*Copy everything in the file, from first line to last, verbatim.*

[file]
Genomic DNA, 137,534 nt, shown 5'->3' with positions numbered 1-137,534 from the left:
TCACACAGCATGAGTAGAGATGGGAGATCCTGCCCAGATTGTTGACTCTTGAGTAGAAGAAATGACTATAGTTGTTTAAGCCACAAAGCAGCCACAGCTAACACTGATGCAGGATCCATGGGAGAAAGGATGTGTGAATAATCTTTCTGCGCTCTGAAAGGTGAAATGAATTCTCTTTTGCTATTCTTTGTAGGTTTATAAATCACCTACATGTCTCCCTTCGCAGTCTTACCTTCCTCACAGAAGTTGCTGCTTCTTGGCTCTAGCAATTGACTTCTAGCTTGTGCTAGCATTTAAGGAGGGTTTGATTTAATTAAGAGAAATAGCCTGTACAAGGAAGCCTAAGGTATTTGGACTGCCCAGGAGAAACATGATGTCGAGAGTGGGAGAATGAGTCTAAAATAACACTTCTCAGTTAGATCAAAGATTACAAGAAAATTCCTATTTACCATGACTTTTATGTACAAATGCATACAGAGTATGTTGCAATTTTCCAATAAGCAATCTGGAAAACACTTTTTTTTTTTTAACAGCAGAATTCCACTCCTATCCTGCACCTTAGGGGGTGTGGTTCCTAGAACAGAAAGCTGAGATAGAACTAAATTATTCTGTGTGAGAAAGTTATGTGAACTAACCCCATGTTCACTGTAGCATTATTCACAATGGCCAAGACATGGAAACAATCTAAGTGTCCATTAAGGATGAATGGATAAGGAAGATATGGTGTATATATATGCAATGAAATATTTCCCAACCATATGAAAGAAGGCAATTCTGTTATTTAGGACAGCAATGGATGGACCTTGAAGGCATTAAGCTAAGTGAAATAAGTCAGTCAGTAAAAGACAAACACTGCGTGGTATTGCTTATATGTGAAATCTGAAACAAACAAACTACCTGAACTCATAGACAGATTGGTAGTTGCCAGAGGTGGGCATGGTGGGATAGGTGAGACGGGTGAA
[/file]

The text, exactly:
Genomic DNA, 137,534 nt, shown 5'->3' with positions numbered 1-137,534 from the left:
TCACACAGCATGAGTAGAGATGGGAGATCCTGCCCAGATTGTTGACTCTTGAGTAGAAGAAATGACTATAGTTGTTTAAGCCACAAAGCAGCCACAGCTAACACTGATGCAGGATCCATGGGAGAAAGGATGTGTGAATAATCTTTCTGCGCTCTGAAAGGTGAAATGAATTCTCTTTTGCTATTCTTTGTAGGTTTATAAATCACCTACATGTCTCCCTTCGCAGTCTTACCTTCCTCACAGAAGTTGCTGCTTCTTGGCTCTAGCAATTGACTTCTAGCTTGTGCTAGCATTTAAGGAGGGTTTGATTTAATTAAGAGAAATAGCCTGTACAAGGAAGCCTAAGGTATTTGGACTGCCCAGGAGAAACATGATGTCGAGAGTGGGAGAATGAGTCTAAAATAACACTTCTCAGTTAGATCAAAGATTACAAGAAAATTCCTATTTACCATGACTTTTATGTACAAATGCATACAGAGTATGTTGCAATTTTCCAATAAGCAATCTGGAAAACACTTTTTTTTTTTTAACAGCAGAATTCCACTCCTATCCTGCACCTTAGGGGGTGTGGTTCCTAGAACAGAAAGCTGAGATAGAACTAAATTATTCTGTGTGAGAAAGTTATGTGAACTAACCCCATGTTCACTGTAGCATTATTCACAATGGCCAAGACATGGAAACAATCTAAGTGTCCATTAAGGATGAATGGATAAGGAAGATATGGTGTATATATATGCAATGAAATATTTCCCAACCATATGAAAGAAGGCAATTCTGTTATTTAGGACAGCAATGGATGGACCTTGAAGGCATTAAGCTAAGTGAAATAAGTCAGTCAGTAAAAGACAAACACTGCGTGGTATTGCTTATATGTGAAATCTGAAACAAACAAACTACCTGAACTCATAGACAGATTGGTAGTTGCCAGAGGTGGGCATGGTGGGATAGGTGAGACGGGTGAA